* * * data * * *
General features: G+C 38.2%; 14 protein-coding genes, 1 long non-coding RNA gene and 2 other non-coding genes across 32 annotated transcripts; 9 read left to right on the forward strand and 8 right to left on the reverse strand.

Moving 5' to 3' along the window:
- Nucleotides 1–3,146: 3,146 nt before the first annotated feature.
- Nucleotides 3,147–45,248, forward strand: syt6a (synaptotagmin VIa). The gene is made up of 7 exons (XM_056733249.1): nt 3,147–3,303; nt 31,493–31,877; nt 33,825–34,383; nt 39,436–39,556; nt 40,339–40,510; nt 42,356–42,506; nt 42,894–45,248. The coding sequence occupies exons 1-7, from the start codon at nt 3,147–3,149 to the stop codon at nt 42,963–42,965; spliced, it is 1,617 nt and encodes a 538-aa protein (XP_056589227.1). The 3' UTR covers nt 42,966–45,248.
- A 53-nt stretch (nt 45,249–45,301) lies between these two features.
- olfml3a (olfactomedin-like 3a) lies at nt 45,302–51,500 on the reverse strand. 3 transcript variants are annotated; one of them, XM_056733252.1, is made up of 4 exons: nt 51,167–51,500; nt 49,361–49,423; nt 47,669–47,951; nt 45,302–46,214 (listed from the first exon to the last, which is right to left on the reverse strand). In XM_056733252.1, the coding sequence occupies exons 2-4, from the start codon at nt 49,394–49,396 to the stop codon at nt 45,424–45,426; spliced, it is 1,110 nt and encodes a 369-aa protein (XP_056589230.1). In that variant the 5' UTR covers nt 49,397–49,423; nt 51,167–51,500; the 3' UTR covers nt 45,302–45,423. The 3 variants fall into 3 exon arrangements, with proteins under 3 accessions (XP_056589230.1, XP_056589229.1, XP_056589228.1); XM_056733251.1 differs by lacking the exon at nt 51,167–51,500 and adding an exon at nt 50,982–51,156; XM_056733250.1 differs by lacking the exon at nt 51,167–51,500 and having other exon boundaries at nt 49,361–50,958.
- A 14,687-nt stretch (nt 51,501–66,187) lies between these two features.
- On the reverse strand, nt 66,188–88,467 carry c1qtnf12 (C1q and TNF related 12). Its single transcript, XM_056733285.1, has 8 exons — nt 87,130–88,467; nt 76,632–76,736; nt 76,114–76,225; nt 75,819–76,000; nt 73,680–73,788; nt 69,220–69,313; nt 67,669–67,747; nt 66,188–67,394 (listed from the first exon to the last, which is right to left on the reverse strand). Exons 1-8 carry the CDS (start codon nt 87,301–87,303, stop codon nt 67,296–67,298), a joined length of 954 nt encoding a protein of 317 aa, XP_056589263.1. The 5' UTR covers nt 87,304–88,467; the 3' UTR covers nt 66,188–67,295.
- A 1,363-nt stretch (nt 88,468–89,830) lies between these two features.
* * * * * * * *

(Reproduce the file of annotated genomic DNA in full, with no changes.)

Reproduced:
General features: G+C 38.2%; 14 protein-coding genes, 1 long non-coding RNA gene and 2 other non-coding genes across 32 annotated transcripts; 9 read left to right on the forward strand and 8 right to left on the reverse strand.

Moving 5' to 3' along the window:
- Nucleotides 1–3,146: 3,146 nt before the first annotated feature.
- Nucleotides 3,147–45,248, forward strand: syt6a (synaptotagmin VIa). The gene is made up of 7 exons (XM_056733249.1): nt 3,147–3,303; nt 31,493–31,877; nt 33,825–34,383; nt 39,436–39,556; nt 40,339–40,510; nt 42,356–42,506; nt 42,894–45,248. The coding sequence occupies exons 1-7, from the start codon at nt 3,147–3,149 to the stop codon at nt 42,963–42,965; spliced, it is 1,617 nt and encodes a 538-aa protein (XP_056589227.1). The 3' UTR covers nt 42,966–45,248.
- A 53-nt stretch (nt 45,249–45,301) lies between these two features.
- olfml3a (olfactomedin-like 3a) lies at nt 45,302–51,500 on the reverse strand. 3 transcript variants are annotated; one of them, XM_056733252.1, is made up of 4 exons: nt 51,167–51,500; nt 49,361–49,423; nt 47,669–47,951; nt 45,302–46,214 (listed from the first exon to the last, which is right to left on the reverse strand). In XM_056733252.1, the coding sequence occupies exons 2-4, from the start codon at nt 49,394–49,396 to the stop codon at nt 45,424–45,426; spliced, it is 1,110 nt and encodes a 369-aa protein (XP_056589230.1). In that variant the 5' UTR covers nt 49,397–49,423; nt 51,167–51,500; the 3' UTR covers nt 45,302–45,423. The 3 variants fall into 3 exon arrangements, with proteins under 3 accessions (XP_056589230.1, XP_056589229.1, XP_056589228.1); XM_056733251.1 differs by lacking the exon at nt 51,167–51,500 and adding an exon at nt 50,982–51,156; XM_056733250.1 differs by lacking the exon at nt 51,167–51,500 and having other exon boundaries at nt 49,361–50,958.
- A 14,687-nt stretch (nt 51,501–66,187) lies between these two features.
- On the reverse strand, nt 66,188–88,467 carry c1qtnf12 (C1q and TNF related 12). Its single transcript, XM_056733285.1, has 8 exons — nt 87,130–88,467; nt 76,632–76,736; nt 76,114–76,225; nt 75,819–76,000; nt 73,680–73,788; nt 69,220–69,313; nt 67,669–67,747; nt 66,188–67,394 (listed from the first exon to the last, which is right to left on the reverse strand). Exons 1-8 carry the CDS (start codon nt 87,301–87,303, stop codon nt 67,296–67,298), a joined length of 954 nt encoding a protein of 317 aa, XP_056589263.1. The 5' UTR covers nt 87,304–88,467; the 3' UTR covers nt 66,188–67,295.
- A 1,363-nt stretch (nt 88,468–89,830) lies between these two features.